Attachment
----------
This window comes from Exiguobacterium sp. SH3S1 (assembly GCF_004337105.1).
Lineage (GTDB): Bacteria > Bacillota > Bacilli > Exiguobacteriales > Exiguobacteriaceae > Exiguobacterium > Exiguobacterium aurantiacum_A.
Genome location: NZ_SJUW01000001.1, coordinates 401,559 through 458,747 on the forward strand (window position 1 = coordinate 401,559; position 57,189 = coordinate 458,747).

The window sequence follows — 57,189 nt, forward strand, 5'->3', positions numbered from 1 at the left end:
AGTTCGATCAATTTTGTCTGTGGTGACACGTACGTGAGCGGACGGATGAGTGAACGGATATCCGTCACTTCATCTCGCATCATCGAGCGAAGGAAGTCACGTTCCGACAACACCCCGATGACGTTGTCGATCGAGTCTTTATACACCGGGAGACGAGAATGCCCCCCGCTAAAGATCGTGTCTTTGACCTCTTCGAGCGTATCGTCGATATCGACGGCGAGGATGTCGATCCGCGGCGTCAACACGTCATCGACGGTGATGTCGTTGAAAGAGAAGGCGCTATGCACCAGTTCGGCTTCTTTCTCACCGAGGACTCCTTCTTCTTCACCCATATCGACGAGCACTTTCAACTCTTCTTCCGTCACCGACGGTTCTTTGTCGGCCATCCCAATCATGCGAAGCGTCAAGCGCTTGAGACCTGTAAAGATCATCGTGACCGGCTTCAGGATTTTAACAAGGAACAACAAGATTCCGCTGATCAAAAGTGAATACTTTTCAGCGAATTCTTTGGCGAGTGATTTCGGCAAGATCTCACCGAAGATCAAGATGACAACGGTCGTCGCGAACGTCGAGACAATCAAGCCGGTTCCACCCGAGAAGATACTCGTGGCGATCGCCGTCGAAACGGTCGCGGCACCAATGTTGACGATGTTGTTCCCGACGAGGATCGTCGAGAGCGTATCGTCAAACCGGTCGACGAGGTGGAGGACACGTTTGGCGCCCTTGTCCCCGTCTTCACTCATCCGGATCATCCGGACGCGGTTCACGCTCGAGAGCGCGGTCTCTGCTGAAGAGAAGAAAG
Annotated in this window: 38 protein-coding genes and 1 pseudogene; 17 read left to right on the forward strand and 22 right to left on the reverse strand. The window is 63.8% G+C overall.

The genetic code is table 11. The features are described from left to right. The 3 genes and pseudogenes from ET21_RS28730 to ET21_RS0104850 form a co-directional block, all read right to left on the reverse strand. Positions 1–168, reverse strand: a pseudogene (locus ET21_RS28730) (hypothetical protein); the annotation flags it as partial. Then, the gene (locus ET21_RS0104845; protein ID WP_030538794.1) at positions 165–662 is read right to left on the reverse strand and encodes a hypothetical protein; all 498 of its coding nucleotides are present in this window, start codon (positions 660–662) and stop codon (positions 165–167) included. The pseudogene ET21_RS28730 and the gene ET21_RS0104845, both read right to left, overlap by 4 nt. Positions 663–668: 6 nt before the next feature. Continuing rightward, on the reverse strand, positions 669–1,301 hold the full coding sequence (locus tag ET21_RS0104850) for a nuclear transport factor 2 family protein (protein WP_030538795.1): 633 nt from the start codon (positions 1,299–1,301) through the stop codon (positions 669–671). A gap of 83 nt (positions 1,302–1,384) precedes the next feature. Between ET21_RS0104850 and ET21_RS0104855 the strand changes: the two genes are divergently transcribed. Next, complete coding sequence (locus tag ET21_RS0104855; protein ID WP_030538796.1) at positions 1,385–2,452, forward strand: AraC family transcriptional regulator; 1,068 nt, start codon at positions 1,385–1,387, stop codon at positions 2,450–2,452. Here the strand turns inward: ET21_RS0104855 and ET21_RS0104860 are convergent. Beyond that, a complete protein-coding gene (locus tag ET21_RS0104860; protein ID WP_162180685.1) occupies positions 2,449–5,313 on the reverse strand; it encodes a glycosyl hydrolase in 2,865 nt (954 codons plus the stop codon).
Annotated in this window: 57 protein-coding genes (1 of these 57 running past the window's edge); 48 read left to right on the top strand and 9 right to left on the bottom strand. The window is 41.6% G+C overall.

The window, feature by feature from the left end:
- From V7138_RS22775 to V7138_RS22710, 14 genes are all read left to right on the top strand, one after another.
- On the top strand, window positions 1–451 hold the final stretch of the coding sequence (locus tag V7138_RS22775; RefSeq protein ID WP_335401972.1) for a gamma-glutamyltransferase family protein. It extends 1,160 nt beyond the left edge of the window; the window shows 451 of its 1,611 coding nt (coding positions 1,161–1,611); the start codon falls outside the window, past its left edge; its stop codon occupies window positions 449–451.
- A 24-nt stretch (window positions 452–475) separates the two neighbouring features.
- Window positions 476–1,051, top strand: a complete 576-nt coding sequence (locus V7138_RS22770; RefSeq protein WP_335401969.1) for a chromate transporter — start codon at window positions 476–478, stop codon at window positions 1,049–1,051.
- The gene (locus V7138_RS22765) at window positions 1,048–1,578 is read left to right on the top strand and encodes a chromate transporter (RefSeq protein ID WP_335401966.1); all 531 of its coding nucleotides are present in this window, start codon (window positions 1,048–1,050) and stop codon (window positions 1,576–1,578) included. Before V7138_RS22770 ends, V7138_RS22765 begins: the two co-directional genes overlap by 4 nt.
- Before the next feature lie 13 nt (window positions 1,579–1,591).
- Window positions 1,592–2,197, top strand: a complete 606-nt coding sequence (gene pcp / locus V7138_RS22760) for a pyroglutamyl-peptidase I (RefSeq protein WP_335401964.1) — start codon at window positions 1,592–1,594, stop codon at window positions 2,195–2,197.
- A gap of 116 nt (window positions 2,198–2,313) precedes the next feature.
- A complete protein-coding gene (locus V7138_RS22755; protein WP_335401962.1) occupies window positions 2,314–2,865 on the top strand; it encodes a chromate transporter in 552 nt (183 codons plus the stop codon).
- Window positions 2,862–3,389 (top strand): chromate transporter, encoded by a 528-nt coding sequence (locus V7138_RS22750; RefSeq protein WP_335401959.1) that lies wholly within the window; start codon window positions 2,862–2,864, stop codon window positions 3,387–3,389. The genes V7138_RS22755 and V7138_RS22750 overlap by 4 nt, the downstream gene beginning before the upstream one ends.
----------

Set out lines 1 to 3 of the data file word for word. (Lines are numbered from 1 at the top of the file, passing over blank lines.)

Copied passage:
This window comes from Exiguobacterium sp. SH3S1 (assembly GCF_004337105.1).
Lineage (GTDB): Bacteria > Bacillota > Bacilli > Exiguobacteriales > Exiguobacteriaceae > Exiguobacterium > Exiguobacterium aurantiacum_A.
Genome location: NZ_SJUW01000001.1, coordinates 401,559 through 458,747 on the forward strand (window position 1 = coordinate 401,559; position 57,189 = coordinate 458,747).